Task 4 – Kinetic Typography

Task 4 was extremely enjoyable and very satisfying after hours of work, taking a piece of speech and creatively subtitling it using layer-by-layer words synced up with the audio track.

Actually very proud of my first attempt, maybe slight timing issues but pleased nonetheless.


A massive amount of layers goes in to the piece as every word needs to be animated seperately


Then each layer is selected and positioned on the timeline, the longer the rectangle, the longer the object stays in frame.


The time it takes to animate each word and just to get everything done in general was the biggest difficulty, going back and having to listen and watch over and over (and over) again from the beginning of the RAM preview to see if one word is on screen for a split second longer than it should be as it finished a fraction before the audio and it just doesn’t sit right in your brain until its in sync. Perhaps in hindsight the word placement is quite messy, distracting from the military tone of the speech. Also I feel I could have developed the pictures accompanying the words, link them together or animate them, or perhaps add some movement to the text itself. Finally, how some of the main keyboard shortcuts do not translate over adobe cs6 (ctrl+alt+drag does not constrain the dimensions when resizing an image) leaving me completely in the dark about that kind of stuff, I do not want to keep hopping from photoshop to after effects every time I resize an image.


HTML Workshop 1

Working with freeware Brackets, we successfully created a basic web page in HTML 5, which we combined with an exported ‘Processing’ file of our choosing.


Everything is inside another bracket, and inner brackets are indented for easy viewing.


The two dummy text paragraphs shown within the ‘div’ (division) brackets under the sub ‘p’ (paragraph) bracket can be seen in the live preview of the web page below.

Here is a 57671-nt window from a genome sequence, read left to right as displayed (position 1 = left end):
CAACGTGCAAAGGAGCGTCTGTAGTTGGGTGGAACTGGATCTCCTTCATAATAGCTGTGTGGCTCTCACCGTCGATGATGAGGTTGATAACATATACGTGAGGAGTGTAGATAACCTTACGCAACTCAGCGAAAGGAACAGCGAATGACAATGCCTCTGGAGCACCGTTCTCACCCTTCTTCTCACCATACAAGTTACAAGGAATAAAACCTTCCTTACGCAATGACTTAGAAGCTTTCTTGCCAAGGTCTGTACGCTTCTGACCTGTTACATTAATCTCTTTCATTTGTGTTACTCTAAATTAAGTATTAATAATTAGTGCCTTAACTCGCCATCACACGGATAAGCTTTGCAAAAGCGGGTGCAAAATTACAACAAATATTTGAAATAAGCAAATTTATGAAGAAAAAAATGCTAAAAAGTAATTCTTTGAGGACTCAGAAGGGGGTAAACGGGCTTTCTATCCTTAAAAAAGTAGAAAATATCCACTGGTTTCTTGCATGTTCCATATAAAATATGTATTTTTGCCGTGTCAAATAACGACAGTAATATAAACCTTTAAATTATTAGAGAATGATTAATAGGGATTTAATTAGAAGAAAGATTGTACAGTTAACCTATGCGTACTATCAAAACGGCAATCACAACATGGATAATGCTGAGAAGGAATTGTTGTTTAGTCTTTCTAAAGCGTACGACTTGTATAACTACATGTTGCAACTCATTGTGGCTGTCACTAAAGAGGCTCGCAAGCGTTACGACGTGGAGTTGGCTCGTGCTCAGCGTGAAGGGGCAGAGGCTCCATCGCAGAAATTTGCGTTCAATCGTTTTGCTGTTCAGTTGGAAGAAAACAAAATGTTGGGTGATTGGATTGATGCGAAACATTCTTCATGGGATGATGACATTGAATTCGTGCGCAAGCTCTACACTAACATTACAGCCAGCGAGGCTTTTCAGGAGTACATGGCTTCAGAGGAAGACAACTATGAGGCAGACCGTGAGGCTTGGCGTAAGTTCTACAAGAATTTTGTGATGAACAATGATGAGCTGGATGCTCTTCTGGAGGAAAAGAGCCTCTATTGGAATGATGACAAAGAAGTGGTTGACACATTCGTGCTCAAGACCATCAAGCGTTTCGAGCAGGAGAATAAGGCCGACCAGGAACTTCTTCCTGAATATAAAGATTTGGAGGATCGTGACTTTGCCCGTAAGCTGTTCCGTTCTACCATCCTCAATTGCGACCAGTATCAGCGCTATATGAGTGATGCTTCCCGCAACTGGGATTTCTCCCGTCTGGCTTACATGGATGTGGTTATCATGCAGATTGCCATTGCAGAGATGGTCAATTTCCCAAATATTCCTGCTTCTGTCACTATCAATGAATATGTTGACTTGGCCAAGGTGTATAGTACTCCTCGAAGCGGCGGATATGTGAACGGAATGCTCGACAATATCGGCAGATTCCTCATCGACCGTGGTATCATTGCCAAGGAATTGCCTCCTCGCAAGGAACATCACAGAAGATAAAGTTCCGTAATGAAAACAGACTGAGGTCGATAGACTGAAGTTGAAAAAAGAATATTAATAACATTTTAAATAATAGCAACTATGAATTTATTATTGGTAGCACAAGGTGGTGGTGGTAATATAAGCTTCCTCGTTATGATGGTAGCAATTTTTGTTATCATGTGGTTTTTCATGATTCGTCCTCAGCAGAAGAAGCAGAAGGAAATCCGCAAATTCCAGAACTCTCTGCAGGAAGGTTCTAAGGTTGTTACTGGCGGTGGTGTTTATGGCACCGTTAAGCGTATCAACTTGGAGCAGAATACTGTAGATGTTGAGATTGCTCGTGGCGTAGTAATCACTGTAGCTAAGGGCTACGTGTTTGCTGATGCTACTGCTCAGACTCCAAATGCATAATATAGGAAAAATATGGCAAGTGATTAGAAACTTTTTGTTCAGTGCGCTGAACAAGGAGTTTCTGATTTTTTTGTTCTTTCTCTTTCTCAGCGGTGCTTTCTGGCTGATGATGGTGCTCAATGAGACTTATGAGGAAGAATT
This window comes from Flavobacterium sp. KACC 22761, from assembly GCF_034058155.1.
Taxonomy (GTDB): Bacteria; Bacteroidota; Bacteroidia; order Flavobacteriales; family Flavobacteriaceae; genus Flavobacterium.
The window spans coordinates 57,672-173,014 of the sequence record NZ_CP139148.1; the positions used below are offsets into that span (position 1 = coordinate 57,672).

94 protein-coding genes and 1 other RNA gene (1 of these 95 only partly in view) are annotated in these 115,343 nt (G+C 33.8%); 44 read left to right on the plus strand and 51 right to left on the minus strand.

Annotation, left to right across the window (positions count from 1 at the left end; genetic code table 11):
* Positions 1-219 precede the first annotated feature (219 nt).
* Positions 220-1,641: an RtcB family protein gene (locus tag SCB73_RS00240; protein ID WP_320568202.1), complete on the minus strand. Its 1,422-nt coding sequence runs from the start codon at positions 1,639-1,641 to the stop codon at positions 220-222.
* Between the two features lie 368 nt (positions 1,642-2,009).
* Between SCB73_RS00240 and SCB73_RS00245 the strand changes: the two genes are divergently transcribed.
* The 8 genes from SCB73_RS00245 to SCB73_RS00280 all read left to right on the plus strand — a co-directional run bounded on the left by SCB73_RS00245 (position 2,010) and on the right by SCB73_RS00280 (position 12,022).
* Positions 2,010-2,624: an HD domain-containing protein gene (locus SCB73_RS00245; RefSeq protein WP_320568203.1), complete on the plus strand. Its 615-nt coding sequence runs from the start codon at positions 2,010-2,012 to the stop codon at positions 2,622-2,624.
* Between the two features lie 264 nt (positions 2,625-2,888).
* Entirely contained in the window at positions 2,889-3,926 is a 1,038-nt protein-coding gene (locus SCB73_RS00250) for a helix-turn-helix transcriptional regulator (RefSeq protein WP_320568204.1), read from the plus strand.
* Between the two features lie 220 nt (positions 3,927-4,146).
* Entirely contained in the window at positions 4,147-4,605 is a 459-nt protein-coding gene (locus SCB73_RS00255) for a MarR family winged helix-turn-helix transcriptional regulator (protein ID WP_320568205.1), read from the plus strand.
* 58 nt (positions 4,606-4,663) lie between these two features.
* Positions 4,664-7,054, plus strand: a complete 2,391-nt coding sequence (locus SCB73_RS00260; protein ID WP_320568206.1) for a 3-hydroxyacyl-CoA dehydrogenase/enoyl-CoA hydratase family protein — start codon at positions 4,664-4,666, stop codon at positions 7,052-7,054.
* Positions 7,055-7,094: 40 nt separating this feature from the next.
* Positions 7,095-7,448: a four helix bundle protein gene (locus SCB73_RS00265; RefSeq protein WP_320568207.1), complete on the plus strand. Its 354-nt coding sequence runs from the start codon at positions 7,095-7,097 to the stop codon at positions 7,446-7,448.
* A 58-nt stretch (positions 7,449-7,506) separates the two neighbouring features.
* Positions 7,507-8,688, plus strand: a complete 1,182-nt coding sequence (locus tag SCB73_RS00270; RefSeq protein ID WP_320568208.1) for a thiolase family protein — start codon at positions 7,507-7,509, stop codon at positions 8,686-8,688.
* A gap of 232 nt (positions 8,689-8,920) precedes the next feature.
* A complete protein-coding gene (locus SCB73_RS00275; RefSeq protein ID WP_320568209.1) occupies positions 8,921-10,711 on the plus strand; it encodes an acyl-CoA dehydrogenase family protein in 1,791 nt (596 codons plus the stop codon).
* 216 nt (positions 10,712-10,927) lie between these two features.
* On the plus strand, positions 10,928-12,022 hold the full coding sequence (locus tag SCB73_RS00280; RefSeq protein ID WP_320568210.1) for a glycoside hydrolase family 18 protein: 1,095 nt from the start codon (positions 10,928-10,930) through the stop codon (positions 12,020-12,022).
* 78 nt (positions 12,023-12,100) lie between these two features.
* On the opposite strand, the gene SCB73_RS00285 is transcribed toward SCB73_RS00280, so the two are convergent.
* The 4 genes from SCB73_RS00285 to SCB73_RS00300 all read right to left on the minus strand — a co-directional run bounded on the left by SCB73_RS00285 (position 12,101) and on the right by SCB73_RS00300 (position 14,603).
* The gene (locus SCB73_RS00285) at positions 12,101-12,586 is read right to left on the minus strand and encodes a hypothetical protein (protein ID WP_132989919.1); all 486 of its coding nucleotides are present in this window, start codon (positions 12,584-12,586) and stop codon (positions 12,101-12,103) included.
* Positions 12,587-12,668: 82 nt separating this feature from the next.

Though somewhat easy to follow, it is easy to get lost in web design, especially as the designer in me does not want to spend time working out pixels, but the result if patient is satisfactory.

Task 3 – Animation

Much like the Praxinoscope, an animated GIF image uses a series of seperate images or ‘frames’ to create the illusion of an endlessly moving image.

Using a pre drawn selection of images that make up a walking movement, selecting a different image or ‘layer’ for each frame and nudging each movement forward slightly each time I was able to create the illusion of a man walking across the picture.

1: 12 frame animated sequence

The sun and moon cycle was used to showcase the exponential curve of complexity required each time a new moving object is introduced as the process of selecting the right layer for the sun/moon, sky and man each time for each frame.


An extra GIF image done with a sprite sheet and the exact same technique

jordanpantherpanther sc

Screenshot example of layer and frame selection (in descending order)

This is a great way of making very simple animations with one or two components, if you have the patience; I found photoshop animation to be very laborious and extremely repetitive. Organizing all the layers and making sure the right layers were hidden on the right frame was very frustrating especially as every time a new layer is added it is added to all the frames, meaning having to go back and hide the layer from each frame.

Use After Effects, basically.

2: Short experimental sequence

Instead of shooting actual photos for the stop motion, I decided to break down a digital self portrait of me and animate that into stop motion steps:


The drawing ‘comes to life’ over the cycle of the stop motion.

This too faced similar problems to the first GIF animation.

Task 2 – Temporal Expressions PARTS 2 + 3

Part 2- Long exposure is something I turn to a lot, craving colourful, juicy shots and not having to use flash and ruin everything.

Sunsets and cloudy moonlit nights are a great way to produce powerful long exposure images within the theme of ‘Cycle’ due to the cycle of day and night, sunset and moon rise.


Producing beautiful grey and orange, almost volcanic


Or let a little more light in and pastel purples, pinks and oranges, touch that up on Photoshop:


A vibrant, glowing skyscape.


Experiment where sky is reflected and water texture is overlayed on the bottom creating an ‘endless sea’ effect.

I have been unhappy with how low I was at when this taken, I’m certain even a meter or two higher and the result would have been much more powerful, the trees hide the actual sun and while that does break the image up nicely, the glow of the sun would have been the centerpiece to the image and change the dynamic of the image to a much warmer and friendlier one.

The Moon had some very effective and interesting results as well:

DSC_1014 DSC_1016 DSC_1027

Long exposure is a reliable and passionate photography form of mine, short exposure on the other hand I am less interested in, so part 3 – Shot exposure, will be included in this post as well.

Part 3 – Short Exposure